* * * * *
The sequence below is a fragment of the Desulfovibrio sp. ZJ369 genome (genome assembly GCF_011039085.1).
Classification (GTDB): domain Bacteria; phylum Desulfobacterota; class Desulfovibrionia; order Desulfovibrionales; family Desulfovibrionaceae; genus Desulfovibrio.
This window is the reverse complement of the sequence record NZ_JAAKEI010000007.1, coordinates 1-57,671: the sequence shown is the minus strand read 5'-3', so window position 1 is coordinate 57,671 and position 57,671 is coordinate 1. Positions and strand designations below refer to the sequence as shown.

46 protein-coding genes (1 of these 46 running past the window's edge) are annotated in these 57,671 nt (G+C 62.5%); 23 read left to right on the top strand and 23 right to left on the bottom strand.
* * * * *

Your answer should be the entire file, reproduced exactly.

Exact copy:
The sequence below is a fragment of the Desulfovibrio sp. ZJ369 genome (genome assembly GCF_011039085.1).
Classification (GTDB): domain Bacteria; phylum Desulfobacterota; class Desulfovibrionia; order Desulfovibrionales; family Desulfovibrionaceae; genus Desulfovibrio.
This window is the reverse complement of the sequence record NZ_JAAKEI010000007.1, coordinates 1-57,671: the sequence shown is the minus strand read 5'-3', so window position 1 is coordinate 57,671 and position 57,671 is coordinate 1. Positions and strand designations below refer to the sequence as shown.

46 protein-coding genes (1 of these 46 running past the window's edge) are annotated in these 57,671 nt (G+C 62.5%); 23 read left to right on the top strand and 23 right to left on the bottom strand.